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Michael Wilson on Success and Mental Health

Michael Wilson on Success and Mental Health
Posted on 11/01/2017
Michael WilsonWritten by Maya Hinds, Student Journalist

On October 10th, World Mental Health Day, the Honourable Michael Wilson visited students at Jean Vanier Catholic High School in Collingwood to discuss politics, his success, the lessons he has learned, and the importance of caring for our mental health.

Michael Wilson is a Canadian diplomat, politician, and business leader. Originally working as a Bay Street investment executive, in 1979 Wilson was elected to the Canadian House of Commons as a Progressive Conservative Member of Parliament. He then worked in various government positions including; Minister for International Trade, Minister of Finance, and Canadian Ambassador to the United States. Wilson currently acts as the chancellor of the University of Toronto and chair of the Mental Health Commission of Canada.

Students were eager to ask Wilson about the recent North American Free Trade Agreement re-negotiations, as he had previously participated in the original negotiations in 1993 while acting as Minister of International Trade.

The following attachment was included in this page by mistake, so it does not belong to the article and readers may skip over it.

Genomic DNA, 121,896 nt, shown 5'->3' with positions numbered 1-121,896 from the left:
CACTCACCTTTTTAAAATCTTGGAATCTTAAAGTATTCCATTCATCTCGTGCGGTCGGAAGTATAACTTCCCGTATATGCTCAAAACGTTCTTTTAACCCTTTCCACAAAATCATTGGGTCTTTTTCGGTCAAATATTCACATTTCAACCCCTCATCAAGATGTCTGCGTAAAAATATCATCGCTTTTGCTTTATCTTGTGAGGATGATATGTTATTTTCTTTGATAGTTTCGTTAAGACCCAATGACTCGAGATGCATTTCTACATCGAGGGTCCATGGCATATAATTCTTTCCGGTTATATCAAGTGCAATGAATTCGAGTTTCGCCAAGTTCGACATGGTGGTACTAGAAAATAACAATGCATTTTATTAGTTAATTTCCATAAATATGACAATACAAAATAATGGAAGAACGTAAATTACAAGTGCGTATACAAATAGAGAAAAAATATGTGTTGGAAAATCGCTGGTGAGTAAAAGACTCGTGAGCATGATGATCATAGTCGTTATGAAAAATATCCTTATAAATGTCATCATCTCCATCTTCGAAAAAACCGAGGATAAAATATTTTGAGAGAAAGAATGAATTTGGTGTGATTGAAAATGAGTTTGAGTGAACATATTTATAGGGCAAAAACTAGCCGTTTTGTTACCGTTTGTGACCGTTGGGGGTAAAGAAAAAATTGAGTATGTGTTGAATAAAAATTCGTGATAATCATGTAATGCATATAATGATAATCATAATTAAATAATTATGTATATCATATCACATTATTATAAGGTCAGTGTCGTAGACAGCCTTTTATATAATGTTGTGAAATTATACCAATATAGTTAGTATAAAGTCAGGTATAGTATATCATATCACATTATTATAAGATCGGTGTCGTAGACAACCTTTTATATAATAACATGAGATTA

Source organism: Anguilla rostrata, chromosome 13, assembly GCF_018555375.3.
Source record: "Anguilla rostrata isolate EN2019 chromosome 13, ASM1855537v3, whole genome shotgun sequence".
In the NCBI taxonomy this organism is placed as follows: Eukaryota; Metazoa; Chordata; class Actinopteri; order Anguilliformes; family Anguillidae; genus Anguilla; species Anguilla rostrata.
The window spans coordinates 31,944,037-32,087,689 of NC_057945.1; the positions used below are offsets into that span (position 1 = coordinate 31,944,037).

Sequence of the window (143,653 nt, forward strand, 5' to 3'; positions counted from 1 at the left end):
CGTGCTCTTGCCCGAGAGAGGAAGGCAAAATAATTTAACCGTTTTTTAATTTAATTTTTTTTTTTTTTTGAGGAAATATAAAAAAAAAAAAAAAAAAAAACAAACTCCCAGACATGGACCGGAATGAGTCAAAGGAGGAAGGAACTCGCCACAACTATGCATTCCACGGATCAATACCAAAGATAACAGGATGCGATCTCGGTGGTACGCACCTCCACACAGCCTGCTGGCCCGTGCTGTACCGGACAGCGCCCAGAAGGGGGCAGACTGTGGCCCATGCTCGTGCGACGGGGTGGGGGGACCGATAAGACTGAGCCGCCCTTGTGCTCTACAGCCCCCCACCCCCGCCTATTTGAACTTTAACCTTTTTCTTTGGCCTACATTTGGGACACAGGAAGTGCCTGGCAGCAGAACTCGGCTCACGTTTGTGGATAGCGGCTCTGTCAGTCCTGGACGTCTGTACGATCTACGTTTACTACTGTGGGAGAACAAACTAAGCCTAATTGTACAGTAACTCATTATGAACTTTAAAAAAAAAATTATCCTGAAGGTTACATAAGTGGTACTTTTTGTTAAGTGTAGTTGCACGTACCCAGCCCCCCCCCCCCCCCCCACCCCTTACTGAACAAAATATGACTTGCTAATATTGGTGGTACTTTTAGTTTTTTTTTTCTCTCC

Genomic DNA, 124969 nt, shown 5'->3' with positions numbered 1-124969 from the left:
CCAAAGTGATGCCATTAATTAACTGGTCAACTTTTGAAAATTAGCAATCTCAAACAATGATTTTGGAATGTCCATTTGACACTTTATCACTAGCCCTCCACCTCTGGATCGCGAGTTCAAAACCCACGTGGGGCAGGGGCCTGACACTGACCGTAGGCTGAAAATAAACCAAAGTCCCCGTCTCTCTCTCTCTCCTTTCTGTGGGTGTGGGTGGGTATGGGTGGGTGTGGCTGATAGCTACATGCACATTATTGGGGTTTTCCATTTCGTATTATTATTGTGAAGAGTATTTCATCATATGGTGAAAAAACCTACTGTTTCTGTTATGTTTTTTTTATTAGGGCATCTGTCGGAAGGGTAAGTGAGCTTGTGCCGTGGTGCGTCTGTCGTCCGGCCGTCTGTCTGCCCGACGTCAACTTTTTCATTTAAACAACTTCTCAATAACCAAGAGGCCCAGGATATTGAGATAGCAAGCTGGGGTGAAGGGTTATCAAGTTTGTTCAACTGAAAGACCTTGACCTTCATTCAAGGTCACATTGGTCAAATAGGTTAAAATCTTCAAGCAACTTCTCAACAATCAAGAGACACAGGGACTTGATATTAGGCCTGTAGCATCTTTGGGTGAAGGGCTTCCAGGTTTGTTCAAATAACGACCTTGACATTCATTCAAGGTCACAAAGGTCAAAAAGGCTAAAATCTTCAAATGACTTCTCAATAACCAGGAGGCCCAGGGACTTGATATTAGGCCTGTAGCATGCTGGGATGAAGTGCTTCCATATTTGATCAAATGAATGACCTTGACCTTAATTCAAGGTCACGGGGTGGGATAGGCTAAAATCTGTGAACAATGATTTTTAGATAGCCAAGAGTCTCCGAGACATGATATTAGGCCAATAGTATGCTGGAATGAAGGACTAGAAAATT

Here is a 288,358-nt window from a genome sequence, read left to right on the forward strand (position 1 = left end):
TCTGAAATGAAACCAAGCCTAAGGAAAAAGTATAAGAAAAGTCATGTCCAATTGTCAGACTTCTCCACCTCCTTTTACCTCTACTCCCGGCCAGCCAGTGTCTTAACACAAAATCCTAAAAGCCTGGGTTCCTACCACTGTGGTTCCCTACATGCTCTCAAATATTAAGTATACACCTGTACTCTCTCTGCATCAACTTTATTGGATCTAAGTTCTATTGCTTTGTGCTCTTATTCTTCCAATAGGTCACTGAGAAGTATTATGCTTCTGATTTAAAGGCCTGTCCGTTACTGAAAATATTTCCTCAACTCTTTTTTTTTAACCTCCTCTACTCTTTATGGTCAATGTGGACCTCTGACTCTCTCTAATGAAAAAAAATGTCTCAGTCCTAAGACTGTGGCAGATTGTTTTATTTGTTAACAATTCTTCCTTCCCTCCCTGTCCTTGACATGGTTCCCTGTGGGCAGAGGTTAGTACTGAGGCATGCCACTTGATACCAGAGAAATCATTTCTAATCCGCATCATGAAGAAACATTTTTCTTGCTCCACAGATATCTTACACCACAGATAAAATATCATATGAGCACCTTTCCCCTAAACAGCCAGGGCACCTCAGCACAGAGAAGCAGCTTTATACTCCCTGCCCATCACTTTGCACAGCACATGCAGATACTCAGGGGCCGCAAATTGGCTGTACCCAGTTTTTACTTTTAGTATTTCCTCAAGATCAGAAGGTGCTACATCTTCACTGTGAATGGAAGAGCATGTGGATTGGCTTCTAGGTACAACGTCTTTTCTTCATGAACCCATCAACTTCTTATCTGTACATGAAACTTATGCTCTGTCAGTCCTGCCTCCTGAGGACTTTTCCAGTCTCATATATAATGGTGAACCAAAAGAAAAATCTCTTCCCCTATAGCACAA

As a highly accomplished Canadian, Michael Wilson also offered the students his advice for success:
- Have integrity; do what you say you are going to do, and do it well.
- Volunteer; strong communities are made up of strong volunteers, volunteering is not only great for networking, it also gives you a sense of fulfillment.
- Read; it will help broaden your life.
- Collaborate; it is in working together that we succeed.
- Learn about learning; never stop learning, even after you finish your formal education.
- Accept change; the world is changing and competition is increasing, see it as a chance to explore and broaden your experience.
- Look after your health; both physical and mental.

Wilson is a great advocate for mental health; having lost his son to depression and suicide in 1995, he often volunteers and speaks for mental health groups. An issue not addressed often enough; Mental illness will indirectly affect all Canadians at some point in their lives, with 1 in 5 Canadians personally experiencing a mental health problem or illness. This is why, now more than ever, we need more people like Michael Wilson, to help students both understand and manage their mental health.